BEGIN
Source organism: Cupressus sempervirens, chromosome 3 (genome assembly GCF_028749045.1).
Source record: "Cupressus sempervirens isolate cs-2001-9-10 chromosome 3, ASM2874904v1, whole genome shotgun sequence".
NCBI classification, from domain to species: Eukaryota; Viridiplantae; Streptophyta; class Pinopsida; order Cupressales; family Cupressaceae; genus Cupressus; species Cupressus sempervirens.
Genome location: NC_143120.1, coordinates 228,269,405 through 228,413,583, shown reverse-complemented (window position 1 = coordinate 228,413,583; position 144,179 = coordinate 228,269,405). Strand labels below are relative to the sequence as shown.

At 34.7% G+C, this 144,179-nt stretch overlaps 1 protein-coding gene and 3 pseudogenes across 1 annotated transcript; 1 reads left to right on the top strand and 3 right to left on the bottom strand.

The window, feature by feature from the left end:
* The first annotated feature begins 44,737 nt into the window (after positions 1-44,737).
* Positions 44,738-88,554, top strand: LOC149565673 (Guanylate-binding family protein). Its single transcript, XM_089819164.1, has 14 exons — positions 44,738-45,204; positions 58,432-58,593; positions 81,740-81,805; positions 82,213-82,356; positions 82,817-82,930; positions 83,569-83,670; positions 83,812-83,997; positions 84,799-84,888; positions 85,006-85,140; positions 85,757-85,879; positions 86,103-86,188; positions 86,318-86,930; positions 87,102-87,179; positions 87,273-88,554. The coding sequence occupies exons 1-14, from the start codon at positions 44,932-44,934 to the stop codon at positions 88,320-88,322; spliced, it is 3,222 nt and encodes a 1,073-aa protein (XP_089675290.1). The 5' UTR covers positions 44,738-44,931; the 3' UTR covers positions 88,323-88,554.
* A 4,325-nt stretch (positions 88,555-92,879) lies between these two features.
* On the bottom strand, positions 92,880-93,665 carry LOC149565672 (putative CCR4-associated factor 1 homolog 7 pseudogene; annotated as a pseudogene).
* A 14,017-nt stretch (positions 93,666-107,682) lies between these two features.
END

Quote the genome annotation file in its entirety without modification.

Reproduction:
Source organism: Cupressus sempervirens, chromosome 3 (genome assembly GCF_028749045.1).
Source record: "Cupressus sempervirens isolate cs-2001-9-10 chromosome 3, ASM2874904v1, whole genome shotgun sequence".
NCBI classification, from domain to species: Eukaryota; Viridiplantae; Streptophyta; class Pinopsida; order Cupressales; family Cupressaceae; genus Cupressus; species Cupressus sempervirens.
Genome location: NC_143120.1, coordinates 228,269,405 through 228,413,583, shown reverse-complemented (window position 1 = coordinate 228,413,583; position 144,179 = coordinate 228,269,405). Strand labels below are relative to the sequence as shown.

At 34.7% G+C, this 144,179-nt stretch overlaps 1 protein-coding gene and 3 pseudogenes across 1 annotated transcript; 1 reads left to right on the top strand and 3 right to left on the bottom strand.

The window, feature by feature from the left end:
* The first annotated feature begins 44,737 nt into the window (after positions 1-44,737).
* Positions 44,738-88,554, top strand: LOC149565673 (Guanylate-binding family protein). Its single transcript, XM_089819164.1, has 14 exons — positions 44,738-45,204; positions 58,432-58,593; positions 81,740-81,805; positions 82,213-82,356; positions 82,817-82,930; positions 83,569-83,670; positions 83,812-83,997; positions 84,799-84,888; positions 85,006-85,140; positions 85,757-85,879; positions 86,103-86,188; positions 86,318-86,930; positions 87,102-87,179; positions 87,273-88,554. The coding sequence occupies exons 1-14, from the start codon at positions 44,932-44,934 to the stop codon at positions 88,320-88,322; spliced, it is 3,222 nt and encodes a 1,073-aa protein (XP_089675290.1). The 5' UTR covers positions 44,738-44,931; the 3' UTR covers positions 88,323-88,554.
* A 4,325-nt stretch (positions 88,555-92,879) lies between these two features.
* On the bottom strand, positions 92,880-93,665 carry LOC149565672 (putative CCR4-associated factor 1 homolog 7 pseudogene; annotated as a pseudogene).
* A 14,017-nt stretch (positions 93,666-107,682) lies between these two features.